Barrington Irving was fifteen when a United Airlines pilot came into his parents’ Christian bookstore and asked him if he ever thought about flying planes.
“I told him I didn’t think I was smart enough to become a pilot,” Irving said.
Born in Jamaica and raised in Miami’s inner city, Irving had his sights set on playing football. But his plans were intercepted when the pilot took him under his wings.
“I turned down football scholarships and that was it. I was hooked,” said Irving.
After spending two years at Broward Community College, Irving landed a full scholarship to study aeronautical science at Florida Memorial University. He was still in college when he started a learning center called Experience Aviation. But using flight simulators to teach kids about aerospace wasn’t enough for Irving. He wanted to do something big.
WATCH NIGHTLY NEWS COVER IRVING’S FLIGHT AROUND THE WORLD
[MSNBCMSN video=”http://www.msnbc.msn.com/id/32545640″ w=”592″ h=”346″ launch_id=”27984581″ id=”msnbc3295d8″]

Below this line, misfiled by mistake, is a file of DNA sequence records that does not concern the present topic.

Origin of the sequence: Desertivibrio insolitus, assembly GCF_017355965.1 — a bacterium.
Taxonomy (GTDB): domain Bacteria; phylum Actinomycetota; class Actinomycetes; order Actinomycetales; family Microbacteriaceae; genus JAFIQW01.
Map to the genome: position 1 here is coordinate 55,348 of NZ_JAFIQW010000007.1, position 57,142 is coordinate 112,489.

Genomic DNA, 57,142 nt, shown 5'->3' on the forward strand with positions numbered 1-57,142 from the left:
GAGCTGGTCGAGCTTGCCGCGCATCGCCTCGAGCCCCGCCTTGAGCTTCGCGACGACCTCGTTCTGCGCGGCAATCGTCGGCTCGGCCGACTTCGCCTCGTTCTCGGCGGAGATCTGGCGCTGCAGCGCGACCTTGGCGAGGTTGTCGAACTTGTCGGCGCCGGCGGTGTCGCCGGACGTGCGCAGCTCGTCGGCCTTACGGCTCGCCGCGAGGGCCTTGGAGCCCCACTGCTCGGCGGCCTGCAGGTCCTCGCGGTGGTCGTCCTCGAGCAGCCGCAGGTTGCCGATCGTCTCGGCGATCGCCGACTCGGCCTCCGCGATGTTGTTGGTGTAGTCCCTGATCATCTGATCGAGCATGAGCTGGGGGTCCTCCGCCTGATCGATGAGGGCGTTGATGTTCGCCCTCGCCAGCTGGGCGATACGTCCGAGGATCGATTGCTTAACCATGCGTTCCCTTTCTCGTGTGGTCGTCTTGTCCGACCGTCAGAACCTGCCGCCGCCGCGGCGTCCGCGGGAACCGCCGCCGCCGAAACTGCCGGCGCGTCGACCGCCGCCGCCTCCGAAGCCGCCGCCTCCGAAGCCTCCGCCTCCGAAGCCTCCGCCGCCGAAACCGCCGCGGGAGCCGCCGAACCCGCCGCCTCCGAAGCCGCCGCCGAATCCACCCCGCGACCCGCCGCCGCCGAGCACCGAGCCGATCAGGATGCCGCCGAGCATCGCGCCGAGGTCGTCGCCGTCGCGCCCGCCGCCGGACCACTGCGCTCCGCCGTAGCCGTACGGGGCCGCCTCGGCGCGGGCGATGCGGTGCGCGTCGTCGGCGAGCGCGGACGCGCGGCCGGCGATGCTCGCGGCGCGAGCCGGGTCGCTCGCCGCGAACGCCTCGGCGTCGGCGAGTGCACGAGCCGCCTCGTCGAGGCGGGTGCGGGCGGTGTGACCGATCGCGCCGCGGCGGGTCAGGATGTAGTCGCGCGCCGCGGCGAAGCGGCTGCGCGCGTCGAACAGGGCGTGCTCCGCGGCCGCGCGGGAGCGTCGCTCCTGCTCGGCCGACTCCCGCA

“I wanted to do something that would be adventurous and at the same time would inspire young people,” Irving remembers. “At first I said, ‘What if I flew around the United States?’ I thought, ‘that’s not cool enough.’ I said, ‘What if I flew around the world?’”
On June 27, 2007, the 23-year-old achieved his goal and made history as the first black pilot and the youngest person ever to fly solo around the world. He flew 30,000 miles in 97 days in a single-engine plane named Inspiration. Upon his return, Irving was flooded with job offers, but he turned them all down because he wanted to work with kids.
In 2008, Irving risked his life again by taking flight in a plane built entirely by Miami high school students. The plane was named Inspiration II.
“I see how I can make math and science appealing to kids, especially minority kids,” says Irving, now 26.
“For us as a country to continue to be dominant, we’re going to need [more] scientists. All these entertainment careers aren’t going to take us to that next level,” said Irving.
In the future, Irving hopes to expand his programs across the U.S. and the world – giving more kids who might not think they’re smart enough to fly the wings to soar higher than they ever imagined.